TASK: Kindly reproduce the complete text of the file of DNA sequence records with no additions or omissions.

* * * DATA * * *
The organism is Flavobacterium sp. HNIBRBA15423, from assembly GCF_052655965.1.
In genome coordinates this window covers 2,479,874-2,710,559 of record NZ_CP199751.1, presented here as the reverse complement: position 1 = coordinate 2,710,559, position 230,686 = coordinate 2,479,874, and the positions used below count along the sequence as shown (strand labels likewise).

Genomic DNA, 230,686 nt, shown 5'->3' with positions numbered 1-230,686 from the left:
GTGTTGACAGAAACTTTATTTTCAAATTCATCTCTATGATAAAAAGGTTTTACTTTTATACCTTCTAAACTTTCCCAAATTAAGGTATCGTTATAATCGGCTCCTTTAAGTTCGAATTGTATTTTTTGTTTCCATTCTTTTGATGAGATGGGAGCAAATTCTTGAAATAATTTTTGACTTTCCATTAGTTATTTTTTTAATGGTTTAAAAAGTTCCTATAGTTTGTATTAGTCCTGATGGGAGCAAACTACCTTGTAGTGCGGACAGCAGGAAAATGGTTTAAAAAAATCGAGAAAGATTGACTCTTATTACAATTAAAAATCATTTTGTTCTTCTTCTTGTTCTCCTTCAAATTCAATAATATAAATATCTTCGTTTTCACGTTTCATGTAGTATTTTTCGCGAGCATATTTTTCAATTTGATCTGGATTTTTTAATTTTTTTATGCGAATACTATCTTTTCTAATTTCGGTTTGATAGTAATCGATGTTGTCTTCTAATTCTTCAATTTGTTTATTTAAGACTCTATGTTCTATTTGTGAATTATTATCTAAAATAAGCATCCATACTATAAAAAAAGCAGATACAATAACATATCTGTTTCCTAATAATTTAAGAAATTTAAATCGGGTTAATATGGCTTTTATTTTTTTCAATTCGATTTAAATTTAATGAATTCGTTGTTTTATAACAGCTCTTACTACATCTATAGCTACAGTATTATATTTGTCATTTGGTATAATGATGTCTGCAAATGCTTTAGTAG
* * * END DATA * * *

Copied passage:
The organism is Flavobacterium sp. HNIBRBA15423, from assembly GCF_052655965.1.
In genome coordinates this window covers 2,479,874-2,710,559 of record NZ_CP199751.1, presented here as the reverse complement: position 1 = coordinate 2,710,559, position 230,686 = coordinate 2,479,874, and the positions used below count along the sequence as shown (strand labels likewise).

Genomic DNA, 230,686 nt, shown 5'->3' with positions numbered 1-230,686 from the left:
GTGTTGACAGAAACTTTATTTTCAAATTCATCTCTATGATAAAAAGGTTTTACTTTTATACCTTCTAAACTTTCCCAAATTAAGGTATCGTTATAATCGGCTCCTTTAAGTTCGAATTGTATTTTTTGTTTCCATTCTTTTGATGAGATGGGAGCAAATTCTTGAAATAATTTTTGACTTTCCATTAGTTATTTTTTTAATGGTTTAAAAAGTTCCTATAGTTTGTATTAGTCCTGATGGGAGCAAACTACCTTGTAGTGCGGACAGCAGGAAAATGGTTTAAAAAAATCGAGAAAGATTGACTCTTATTACAATTAAAAATCATTTTGTTCTTCTTCTTGTTCTCCTTCAAATTCAATAATATAAATATCTTCGTTTTCACGTTTCATGTAGTATTTTTCGCGAGCATATTTTTCAATTTGATCTGGATTTTTTAATTTTTTTATGCGAATACTATCTTTTCTAATTTCGGTTTGATAGTAATCGATGTTGTCTTCTAATTCTTCAATTTGTTTATTTAAGACTCTATGTTCTATTTGTGAATTATTATCTAAAATAAGCATCCATACTATAAAAAAAGCAGATACAATAACATATCTGTTTCCTAATAATTTAAGAAATTTAAATCGGGTTAATATGGCTTTTATTTTTTTCAATTCGATTTAAATTTAATGAATTCGTTGTTTTATAACAGCTCTTACTACATCTATAGCTACAGTATTATATTTGTCATTTGGTATAATGATGTCTGCAAATGCTTTAGTAG